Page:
Adult Stem Cells and Induced Pluripotent Stem Cells
Regenerative Medicine and Stem Cells 101
Regenerative medicine and stem cell therapy is a relatively new area of medicine. This article introduces consumers and patients with adult stem cells and induced pluripotent stem cells and explains their role in how human cells develop.
What is an adult stem cell?
LMK: Although the precise origin of adult stem cells is still unproven, the consensus is that adult stem cells are derived from the next stage in embryonic development—when a layer of reproducing cells in the blastocyst forms three germ cell layers of the embryo (eg, ectoderm, mesoderm, endoderm).
Adult stem cells are highly capable. Consider—the human skeleton completely replaces itself about every seven years. This feat would be impossible without adult stem cells—resourceful little players who sense when duty calls to replace—for example, bone. Inside bone, adult stem cells mature into osteoclasts that devour old bone in conjunction with osteoblasts that create new bone. These processes are in part governed by the effects of specific chemical messengers in the plasma (blood) called growth factors. Growth factors stimulate cell growth.
What are the sources of adult stem cells in the human body?
LMK: It is believed that every organ in the human body has a source of adult multipotent stem cells—meaning, they can develop into limited types of cells. There are specific storage sites in the body where stem cells are more plentiful, therefore, physicians harvest (remove by a medical procedure) from these sites.
- Bone marrow (where blood is produced), is usually taken from the hip bones
- Adipose fat tissue (eg, abdominal area)
Both areas are plentiful for harvesting mesenchymal adult stem cells, that can become different types of cells—bone cells, cartilage cells, muscle cells, and fat cells.
After the three primitive germ layers form in the embryo (ectoderm, mesoderm, endoderm) the cells become multipotent—they can develop into limited types of cells. However, multipotent cells cannot become pluripotent (ie, able to develop into any human cell type).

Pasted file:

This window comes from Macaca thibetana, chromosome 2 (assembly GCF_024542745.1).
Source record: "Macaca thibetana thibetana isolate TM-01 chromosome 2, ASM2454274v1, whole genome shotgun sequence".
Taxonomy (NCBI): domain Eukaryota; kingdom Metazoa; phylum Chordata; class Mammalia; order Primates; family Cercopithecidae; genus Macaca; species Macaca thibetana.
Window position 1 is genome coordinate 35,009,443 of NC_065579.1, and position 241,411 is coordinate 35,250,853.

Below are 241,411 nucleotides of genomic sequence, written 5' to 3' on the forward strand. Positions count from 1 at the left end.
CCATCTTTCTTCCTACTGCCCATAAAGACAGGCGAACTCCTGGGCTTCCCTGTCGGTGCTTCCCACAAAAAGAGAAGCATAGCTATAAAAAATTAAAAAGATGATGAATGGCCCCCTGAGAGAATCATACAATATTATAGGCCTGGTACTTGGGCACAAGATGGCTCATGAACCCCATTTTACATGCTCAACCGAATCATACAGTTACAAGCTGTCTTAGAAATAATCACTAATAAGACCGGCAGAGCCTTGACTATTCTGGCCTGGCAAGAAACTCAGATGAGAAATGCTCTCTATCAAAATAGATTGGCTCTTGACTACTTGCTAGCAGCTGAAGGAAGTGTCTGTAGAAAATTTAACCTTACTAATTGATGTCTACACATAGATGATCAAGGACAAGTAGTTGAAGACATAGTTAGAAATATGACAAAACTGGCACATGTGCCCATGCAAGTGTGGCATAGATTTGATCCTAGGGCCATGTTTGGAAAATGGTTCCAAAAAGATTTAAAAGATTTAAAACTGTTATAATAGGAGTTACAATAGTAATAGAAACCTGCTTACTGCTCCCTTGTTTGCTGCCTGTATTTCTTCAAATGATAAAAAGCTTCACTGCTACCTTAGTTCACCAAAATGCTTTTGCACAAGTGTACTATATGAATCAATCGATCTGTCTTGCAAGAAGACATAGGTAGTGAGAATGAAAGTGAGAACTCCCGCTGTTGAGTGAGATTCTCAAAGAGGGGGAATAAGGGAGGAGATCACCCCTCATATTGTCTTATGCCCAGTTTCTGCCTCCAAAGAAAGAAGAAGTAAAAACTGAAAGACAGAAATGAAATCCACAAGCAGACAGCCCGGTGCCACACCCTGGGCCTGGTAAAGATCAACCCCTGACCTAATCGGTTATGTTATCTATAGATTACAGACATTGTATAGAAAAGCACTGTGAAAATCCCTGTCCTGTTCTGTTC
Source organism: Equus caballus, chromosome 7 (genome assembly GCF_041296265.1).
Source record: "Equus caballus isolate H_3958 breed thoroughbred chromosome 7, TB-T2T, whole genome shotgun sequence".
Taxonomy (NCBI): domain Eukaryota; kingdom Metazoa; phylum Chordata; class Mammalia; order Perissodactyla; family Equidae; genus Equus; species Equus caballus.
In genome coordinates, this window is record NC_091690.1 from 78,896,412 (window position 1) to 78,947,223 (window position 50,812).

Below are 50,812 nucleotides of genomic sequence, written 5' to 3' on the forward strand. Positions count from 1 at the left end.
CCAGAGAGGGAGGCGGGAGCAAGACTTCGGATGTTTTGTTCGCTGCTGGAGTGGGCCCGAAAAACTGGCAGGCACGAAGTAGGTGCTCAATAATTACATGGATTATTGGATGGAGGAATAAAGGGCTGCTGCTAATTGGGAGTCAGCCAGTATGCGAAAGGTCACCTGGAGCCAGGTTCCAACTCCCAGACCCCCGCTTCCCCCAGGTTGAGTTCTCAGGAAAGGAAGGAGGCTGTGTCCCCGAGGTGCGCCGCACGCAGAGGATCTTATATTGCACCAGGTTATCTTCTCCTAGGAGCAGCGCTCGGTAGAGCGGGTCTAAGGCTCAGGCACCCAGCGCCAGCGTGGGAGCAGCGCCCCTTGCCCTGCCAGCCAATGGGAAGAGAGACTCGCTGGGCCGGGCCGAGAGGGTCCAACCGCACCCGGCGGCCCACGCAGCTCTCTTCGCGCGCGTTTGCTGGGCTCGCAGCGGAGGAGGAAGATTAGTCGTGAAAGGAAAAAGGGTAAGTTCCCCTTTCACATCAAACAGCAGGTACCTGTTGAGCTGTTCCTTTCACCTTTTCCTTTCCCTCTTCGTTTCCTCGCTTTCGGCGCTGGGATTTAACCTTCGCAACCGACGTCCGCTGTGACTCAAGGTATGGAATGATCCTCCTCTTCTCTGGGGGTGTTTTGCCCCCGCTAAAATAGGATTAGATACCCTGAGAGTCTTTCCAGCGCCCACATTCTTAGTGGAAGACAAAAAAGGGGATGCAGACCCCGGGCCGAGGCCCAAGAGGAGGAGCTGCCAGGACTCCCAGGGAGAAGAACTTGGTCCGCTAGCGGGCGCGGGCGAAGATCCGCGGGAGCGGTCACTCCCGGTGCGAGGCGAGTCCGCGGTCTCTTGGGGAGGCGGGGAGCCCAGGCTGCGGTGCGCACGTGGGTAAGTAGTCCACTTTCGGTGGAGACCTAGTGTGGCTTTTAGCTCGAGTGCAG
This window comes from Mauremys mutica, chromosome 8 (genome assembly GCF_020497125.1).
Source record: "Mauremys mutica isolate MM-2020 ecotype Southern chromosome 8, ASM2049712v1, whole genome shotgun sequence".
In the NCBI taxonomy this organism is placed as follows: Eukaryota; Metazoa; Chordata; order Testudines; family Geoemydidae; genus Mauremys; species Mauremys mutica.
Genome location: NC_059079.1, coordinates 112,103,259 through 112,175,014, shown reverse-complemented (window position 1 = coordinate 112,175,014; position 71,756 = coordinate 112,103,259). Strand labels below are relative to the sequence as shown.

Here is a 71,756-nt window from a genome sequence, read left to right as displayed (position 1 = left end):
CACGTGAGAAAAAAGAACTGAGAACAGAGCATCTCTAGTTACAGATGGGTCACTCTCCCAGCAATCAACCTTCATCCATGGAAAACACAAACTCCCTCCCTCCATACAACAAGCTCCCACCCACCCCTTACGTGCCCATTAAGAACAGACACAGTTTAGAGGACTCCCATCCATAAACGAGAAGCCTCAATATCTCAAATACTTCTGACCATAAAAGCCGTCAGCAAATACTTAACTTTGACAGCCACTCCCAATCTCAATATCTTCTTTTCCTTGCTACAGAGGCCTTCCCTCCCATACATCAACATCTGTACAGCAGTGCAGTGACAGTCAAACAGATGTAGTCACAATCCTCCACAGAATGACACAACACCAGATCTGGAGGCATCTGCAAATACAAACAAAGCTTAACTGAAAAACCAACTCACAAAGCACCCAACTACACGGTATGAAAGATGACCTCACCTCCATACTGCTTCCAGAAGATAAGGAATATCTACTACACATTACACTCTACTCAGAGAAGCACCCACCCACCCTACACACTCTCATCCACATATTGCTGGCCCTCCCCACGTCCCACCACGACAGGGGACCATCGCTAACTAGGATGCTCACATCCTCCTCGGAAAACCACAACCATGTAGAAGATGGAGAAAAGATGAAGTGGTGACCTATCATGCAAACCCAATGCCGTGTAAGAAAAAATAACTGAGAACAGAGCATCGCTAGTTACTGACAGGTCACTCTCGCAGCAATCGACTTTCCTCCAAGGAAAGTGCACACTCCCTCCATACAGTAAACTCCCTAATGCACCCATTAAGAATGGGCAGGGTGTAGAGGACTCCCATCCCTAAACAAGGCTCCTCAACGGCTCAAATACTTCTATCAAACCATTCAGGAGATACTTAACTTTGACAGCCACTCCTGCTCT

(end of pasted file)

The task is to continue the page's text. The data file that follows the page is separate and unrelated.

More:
What are induced pluripotent stem cells? Why are they important?
LMK: A pluripotent stem cell can develop into any type of human cell. The importance of induced pluripotent stem cells was revealed in part by Shinya Yamanaka, MD, PhD, who is well-known for his in-depth research about stem cells. He received the 2012 Nobel Prize in Physiology/Medicine for his impressive research.
Dr. Yamanaka’s work is pivotal to induced pluripotent stem cells. He developed a technique that induces a mature human cell after genetic alteration to develop in reverse. In other words, the cell reverts back to a near embryonic stem cell state. These cells are therefore called induced pluripotent stem cells, and they have the ability to develop into any type of cell.
These cells overcome the ethical issues associated with embryonic stem cells because no embryos are used or destroyed. Furthermore, because the patient’s own adult stem cells are utilized, the immune system recognizes the cell as its own and rejection is avoided. Induced stem cells are a topic of considerable research today, and it is hoped they will be capable of therapeutic applications soon.
Off-label Statement: The US Food and Drug Administration (FDA) has not approved stem cell-based products, except for blood forming stem cells used to treat certain types of cancers.1 When certain products (eg, platelet rich plasma) are used by a medical professional, it’s use is termed “off-label”.2
To learn about Dr. Kamhi’s practice, click here.